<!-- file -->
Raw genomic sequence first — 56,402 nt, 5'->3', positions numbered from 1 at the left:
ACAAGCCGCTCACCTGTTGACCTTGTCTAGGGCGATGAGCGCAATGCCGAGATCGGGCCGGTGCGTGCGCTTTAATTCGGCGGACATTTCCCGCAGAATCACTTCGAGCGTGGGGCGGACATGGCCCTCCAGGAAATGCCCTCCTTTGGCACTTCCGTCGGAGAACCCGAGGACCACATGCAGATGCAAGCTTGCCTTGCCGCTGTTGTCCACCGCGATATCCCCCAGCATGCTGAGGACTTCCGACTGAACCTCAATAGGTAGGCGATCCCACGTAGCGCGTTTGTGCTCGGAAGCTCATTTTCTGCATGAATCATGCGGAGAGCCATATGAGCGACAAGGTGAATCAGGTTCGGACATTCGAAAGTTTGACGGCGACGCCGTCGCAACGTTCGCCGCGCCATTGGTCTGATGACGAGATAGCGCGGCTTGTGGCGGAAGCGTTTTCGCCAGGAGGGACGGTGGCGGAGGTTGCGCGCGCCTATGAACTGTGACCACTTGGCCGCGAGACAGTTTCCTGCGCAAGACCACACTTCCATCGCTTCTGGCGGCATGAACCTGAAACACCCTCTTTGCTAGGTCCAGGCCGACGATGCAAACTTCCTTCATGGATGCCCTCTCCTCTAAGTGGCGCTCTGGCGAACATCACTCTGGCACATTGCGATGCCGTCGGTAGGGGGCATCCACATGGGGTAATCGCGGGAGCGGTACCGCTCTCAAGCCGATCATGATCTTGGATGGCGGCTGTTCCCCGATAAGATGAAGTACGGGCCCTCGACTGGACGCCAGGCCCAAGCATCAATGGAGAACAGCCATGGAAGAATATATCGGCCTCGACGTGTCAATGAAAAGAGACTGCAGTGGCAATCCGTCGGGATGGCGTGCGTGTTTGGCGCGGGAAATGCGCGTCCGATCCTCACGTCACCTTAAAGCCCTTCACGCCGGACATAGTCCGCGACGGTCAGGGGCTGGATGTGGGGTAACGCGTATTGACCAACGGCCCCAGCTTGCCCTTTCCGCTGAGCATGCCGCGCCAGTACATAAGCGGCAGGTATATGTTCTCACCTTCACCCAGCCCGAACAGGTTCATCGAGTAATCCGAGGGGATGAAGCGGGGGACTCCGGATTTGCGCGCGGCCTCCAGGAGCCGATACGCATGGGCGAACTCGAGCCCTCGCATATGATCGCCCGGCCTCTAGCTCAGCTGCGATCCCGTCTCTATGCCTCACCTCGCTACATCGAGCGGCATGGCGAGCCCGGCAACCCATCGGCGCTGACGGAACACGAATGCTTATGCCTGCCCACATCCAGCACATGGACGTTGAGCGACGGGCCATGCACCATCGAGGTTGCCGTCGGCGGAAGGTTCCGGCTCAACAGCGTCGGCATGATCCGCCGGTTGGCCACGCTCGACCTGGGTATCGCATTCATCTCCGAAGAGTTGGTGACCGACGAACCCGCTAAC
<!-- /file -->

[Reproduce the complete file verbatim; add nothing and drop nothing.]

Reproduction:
Raw genomic sequence first — 56,402 nt, 5'->3', positions numbered from 1 at the left:
ACAAGCCGCTCACCTGTTGACCTTGTCTAGGGCGATGAGCGCAATGCCGAGATCGGGCCGGTGCGTGCGCTTTAATTCGGCGGACATTTCCCGCAGAATCACTTCGAGCGTGGGGCGGACATGGCCCTCCAGGAAATGCCCTCCTTTGGCACTTCCGTCGGAGAACCCGAGGACCACATGCAGATGCAAGCTTGCCTTGCCGCTGTTGTCCACCGCGATATCCCCCAGCATGCTGAGGACTTCCGACTGAACCTCAATAGGTAGGCGATCCCACGTAGCGCGTTTGTGCTCGGAAGCTCATTTTCTGCATGAATCATGCGGAGAGCCATATGAGCGACAAGGTGAATCAGGTTCGGACATTCGAAAGTTTGACGGCGACGCCGTCGCAACGTTCGCCGCGCCATTGGTCTGATGACGAGATAGCGCGGCTTGTGGCGGAAGCGTTTTCGCCAGGAGGGACGGTGGCGGAGGTTGCGCGCGCCTATGAACTGTGACCACTTGGCCGCGAGACAGTTTCCTGCGCAAGACCACACTTCCATCGCTTCTGGCGGCATGAACCTGAAACACCCTCTTTGCTAGGTCCAGGCCGACGATGCAAACTTCCTTCATGGATGCCCTCTCCTCTAAGTGGCGCTCTGGCGAACATCACTCTGGCACATTGCGATGCCGTCGGTAGGGGGCATCCACATGGGGTAATCGCGGGAGCGGTACCGCTCTCAAGCCGATCATGATCTTGGATGGCGGCTGTTCCCCGATAAGATGAAGTACGGGCCCTCGACTGGACGCCAGGCCCAAGCATCAATGGAGAACAGCCATGGAAGAATATATCGGCCTCGACGTGTCAATGAAAAGAGACTGCAGTGGCAATCCGTCGGGATGGCGTGCGTGTTTGGCGCGGGAAATGCGCGTCCGATCCTCACGTCACCTTAAAGCCCTTCACGCCGGACATAGTCCGCGACGGTCAGGGGCTGGATGTGGGGTAACGCGTATTGACCAACGGCCCCAGCTTGCCCTTTCCGCTGAGCATGCCGCGCCAGTACATAAGCGGCAGGTATATGTTCTCACCTTCACCCAGCCCGAACAGGTTCATCGAGTAATCCGAGGGGATGAAGCGGGGGACTCCGGATTTGCGCGCGGCCTCCAGGAGCCGATACGCATGGGCGAACTCGAGCCCTCGCATATGATCGCCCGGCCTCTAGCTCAGCTGCGATCCCGTCTCTATGCCTCACCTCGCTACATCGAGCGGCATGGCGAGCCCGGCAACCCATCGGCGCTGACGGAACACGAATGCTTATGCCTGCCCACATCCAGCACATGGACGTTGAGCGACGGGCCATGCACCATCGAGGTTGCCGTCGGCGGAAGGTTCCGGCTCAACAGCGTCGGCATGATCCGCCGGTTGGCCACGCTCGACCTGGGTATCGCATTCATCTCCGAAGAGTTGGTGACCGACGAACCCGCTAAC